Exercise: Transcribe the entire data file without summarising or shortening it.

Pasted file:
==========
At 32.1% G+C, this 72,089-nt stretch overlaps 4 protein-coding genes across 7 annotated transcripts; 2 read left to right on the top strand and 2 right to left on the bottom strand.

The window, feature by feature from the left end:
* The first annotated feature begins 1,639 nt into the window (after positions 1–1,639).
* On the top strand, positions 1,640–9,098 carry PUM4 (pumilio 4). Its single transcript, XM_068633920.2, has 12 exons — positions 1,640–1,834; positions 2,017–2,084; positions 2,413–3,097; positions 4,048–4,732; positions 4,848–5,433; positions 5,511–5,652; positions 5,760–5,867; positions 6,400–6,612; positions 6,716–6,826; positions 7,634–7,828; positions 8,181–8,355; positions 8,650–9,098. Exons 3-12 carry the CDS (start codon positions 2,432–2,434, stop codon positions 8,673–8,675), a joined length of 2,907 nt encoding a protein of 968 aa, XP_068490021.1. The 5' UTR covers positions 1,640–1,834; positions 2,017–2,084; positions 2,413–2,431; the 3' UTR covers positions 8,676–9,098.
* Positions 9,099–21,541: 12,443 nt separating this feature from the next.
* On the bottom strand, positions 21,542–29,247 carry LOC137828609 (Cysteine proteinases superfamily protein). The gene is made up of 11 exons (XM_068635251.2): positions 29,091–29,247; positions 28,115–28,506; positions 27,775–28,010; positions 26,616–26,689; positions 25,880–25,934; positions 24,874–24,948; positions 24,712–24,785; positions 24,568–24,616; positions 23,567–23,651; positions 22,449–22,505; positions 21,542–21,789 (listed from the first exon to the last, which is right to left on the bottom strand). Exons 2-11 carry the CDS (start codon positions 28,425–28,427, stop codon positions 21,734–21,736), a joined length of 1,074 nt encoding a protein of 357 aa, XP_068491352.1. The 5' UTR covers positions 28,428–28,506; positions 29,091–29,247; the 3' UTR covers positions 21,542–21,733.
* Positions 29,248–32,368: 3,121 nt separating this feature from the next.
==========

At 32.1% G+C, this 72,089-nt stretch overlaps 4 protein-coding genes across 7 annotated transcripts; 2 read left to right on the top strand and 2 right to left on the bottom strand.

The window, feature by feature from the left end:
* The first annotated feature begins 1,639 nt into the window (after positions 1–1,639).
* On the top strand, positions 1,640–9,098 carry PUM4 (pumilio 4). Its single transcript, XM_068633920.2, has 12 exons — positions 1,640–1,834; positions 2,017–2,084; positions 2,413–3,097; positions 4,048–4,732; positions 4,848–5,433; positions 5,511–5,652; positions 5,760–5,867; positions 6,400–6,612; positions 6,716–6,826; positions 7,634–7,828; positions 8,181–8,355; positions 8,650–9,098. Exons 3-12 carry the CDS (start codon positions 2,432–2,434, stop codon positions 8,673–8,675), a joined length of 2,907 nt encoding a protein of 968 aa, XP_068490021.1. The 5' UTR covers positions 1,640–1,834; positions 2,017–2,084; positions 2,413–2,431; the 3' UTR covers positions 8,676–9,098.
* Positions 9,099–21,541: 12,443 nt separating this feature from the next.
* On the bottom strand, positions 21,542–29,247 carry LOC137828609 (Cysteine proteinases superfamily protein). The gene is made up of 11 exons (XM_068635251.2): positions 29,091–29,247; positions 28,115–28,506; positions 27,775–28,010; positions 26,616–26,689; positions 25,880–25,934; positions 24,874–24,948; positions 24,712–24,785; positions 24,568–24,616; positions 23,567–23,651; positions 22,449–22,505; positions 21,542–21,789 (listed from the first exon to the last, which is right to left on the bottom strand). Exons 2-11 carry the CDS (start codon positions 28,425–28,427, stop codon positions 21,734–21,736), a joined length of 1,074 nt encoding a protein of 357 aa, XP_068491352.1. The 5' UTR covers positions 28,428–28,506; positions 29,091–29,247; the 3' UTR covers positions 21,542–21,733.
* Positions 29,248–32,368: 3,121 nt separating this feature from the next.